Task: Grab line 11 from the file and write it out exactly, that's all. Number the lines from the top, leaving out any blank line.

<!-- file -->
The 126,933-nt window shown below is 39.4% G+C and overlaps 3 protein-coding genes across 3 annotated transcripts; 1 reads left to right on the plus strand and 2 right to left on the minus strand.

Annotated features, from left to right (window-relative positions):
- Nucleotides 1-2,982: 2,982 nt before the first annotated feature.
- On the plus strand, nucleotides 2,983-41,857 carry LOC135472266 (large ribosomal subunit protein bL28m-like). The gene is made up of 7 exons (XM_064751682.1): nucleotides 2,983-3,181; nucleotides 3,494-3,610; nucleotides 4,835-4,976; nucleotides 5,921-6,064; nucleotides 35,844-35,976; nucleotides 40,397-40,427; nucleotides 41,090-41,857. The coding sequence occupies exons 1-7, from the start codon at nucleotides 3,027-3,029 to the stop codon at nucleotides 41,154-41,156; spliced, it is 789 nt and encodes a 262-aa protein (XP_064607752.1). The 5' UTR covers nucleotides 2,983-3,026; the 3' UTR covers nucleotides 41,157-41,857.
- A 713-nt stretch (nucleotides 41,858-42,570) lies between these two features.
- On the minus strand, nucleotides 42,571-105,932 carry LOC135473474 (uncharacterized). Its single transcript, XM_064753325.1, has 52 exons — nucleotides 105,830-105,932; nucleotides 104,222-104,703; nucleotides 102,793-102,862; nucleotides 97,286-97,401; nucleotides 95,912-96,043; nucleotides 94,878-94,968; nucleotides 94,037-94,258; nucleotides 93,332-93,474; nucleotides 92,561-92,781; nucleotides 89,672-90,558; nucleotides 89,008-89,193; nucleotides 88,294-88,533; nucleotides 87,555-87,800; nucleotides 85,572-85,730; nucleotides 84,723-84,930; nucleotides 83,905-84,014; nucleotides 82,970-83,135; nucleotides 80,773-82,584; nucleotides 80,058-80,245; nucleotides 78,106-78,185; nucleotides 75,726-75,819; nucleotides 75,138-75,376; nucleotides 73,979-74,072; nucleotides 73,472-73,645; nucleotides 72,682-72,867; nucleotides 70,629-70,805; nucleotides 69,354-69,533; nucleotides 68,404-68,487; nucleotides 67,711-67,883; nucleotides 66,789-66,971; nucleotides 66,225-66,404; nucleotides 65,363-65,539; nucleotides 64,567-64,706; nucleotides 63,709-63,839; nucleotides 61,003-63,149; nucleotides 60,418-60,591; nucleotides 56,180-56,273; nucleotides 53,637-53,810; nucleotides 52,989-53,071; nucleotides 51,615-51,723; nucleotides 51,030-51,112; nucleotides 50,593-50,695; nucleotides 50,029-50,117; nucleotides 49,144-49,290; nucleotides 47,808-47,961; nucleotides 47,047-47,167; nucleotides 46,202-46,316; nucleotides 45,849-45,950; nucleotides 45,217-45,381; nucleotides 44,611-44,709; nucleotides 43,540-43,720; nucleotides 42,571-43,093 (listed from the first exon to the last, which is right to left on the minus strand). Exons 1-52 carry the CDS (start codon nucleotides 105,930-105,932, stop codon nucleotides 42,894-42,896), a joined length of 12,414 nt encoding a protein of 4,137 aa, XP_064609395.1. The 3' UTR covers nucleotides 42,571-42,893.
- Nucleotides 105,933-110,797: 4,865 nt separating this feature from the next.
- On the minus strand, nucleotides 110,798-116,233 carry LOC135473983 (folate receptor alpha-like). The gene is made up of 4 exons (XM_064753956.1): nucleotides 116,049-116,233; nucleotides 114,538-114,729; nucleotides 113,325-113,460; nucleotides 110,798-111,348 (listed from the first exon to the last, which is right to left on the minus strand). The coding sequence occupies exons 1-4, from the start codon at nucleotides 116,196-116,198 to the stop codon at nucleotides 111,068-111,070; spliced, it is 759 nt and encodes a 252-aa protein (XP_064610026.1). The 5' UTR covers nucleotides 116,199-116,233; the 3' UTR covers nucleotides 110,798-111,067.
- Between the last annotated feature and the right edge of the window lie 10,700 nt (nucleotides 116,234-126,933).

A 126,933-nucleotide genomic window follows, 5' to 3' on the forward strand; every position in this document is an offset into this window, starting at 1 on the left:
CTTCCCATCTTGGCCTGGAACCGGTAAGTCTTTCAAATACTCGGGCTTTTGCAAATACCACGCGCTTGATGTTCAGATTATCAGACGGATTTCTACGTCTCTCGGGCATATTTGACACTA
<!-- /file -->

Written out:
CTTCCCATCTTGGCCTGGAACCGGTAAGTCTTTCAAATACTCGGGCTTTTGCAAATACCACGCGCTTGATGTTCAGATTATCAGACGGATTTCTACGTCTCTCGGGCATATTTGACACTA